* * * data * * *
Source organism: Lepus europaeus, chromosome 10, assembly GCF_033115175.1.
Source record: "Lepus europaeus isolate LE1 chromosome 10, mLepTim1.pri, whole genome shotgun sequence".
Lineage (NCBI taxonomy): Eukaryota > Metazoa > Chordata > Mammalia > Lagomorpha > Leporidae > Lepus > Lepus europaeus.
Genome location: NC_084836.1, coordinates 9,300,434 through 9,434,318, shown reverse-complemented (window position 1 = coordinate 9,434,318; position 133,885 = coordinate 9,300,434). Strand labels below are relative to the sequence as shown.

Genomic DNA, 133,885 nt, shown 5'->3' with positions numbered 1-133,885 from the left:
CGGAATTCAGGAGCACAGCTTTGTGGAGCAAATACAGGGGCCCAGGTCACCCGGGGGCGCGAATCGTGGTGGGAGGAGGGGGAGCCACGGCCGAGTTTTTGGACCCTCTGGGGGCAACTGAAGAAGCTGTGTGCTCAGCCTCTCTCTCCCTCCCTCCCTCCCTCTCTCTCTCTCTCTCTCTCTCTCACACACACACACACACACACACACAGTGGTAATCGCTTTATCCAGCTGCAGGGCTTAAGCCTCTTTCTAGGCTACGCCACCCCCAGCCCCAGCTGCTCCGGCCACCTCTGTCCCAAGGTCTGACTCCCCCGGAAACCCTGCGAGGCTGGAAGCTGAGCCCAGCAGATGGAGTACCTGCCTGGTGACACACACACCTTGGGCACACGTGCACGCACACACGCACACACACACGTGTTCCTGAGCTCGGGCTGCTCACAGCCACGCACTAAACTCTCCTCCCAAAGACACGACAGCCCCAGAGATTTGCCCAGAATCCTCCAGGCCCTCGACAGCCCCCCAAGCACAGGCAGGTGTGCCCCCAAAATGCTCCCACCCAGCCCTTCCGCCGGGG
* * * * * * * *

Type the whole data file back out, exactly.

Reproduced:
Source organism: Lepus europaeus, chromosome 10, assembly GCF_033115175.1.
Source record: "Lepus europaeus isolate LE1 chromosome 10, mLepTim1.pri, whole genome shotgun sequence".
Lineage (NCBI taxonomy): Eukaryota > Metazoa > Chordata > Mammalia > Lagomorpha > Leporidae > Lepus > Lepus europaeus.
Genome location: NC_084836.1, coordinates 9,300,434 through 9,434,318, shown reverse-complemented (window position 1 = coordinate 9,434,318; position 133,885 = coordinate 9,300,434). Strand labels below are relative to the sequence as shown.

Genomic DNA, 133,885 nt, shown 5'->3' with positions numbered 1-133,885 from the left:
CGGAATTCAGGAGCACAGCTTTGTGGAGCAAATACAGGGGCCCAGGTCACCCGGGGGCGCGAATCGTGGTGGGAGGAGGGGGAGCCACGGCCGAGTTTTTGGACCCTCTGGGGGCAACTGAAGAAGCTGTGTGCTCAGCCTCTCTCTCCCTCCCTCCCTCCCTCTCTCTCTCTCTCTCTCTCTCTCACACACACACACACACACACACACAGTGGTAATCGCTTTATCCAGCTGCAGGGCTTAAGCCTCTTTCTAGGCTACGCCACCCCCAGCCCCAGCTGCTCCGGCCACCTCTGTCCCAAGGTCTGACTCCCCCGGAAACCCTGCGAGGCTGGAAGCTGAGCCCAGCAGATGGAGTACCTGCCTGGTGACACACACACCTTGGGCACACGTGCACGCACACACGCACACACACACGTGTTCCTGAGCTCGGGCTGCTCACAGCCACGCACTAAACTCTCCTCCCAAAGACACGACAGCCCCAGAGATTTGCCCAGAATCCTCCAGGCCCTCGACAGCCCCCCAAGCACAGGCAGGTGTGCCCCCAAAATGCTCCCACCCAGCCCTTCCGCCGGGG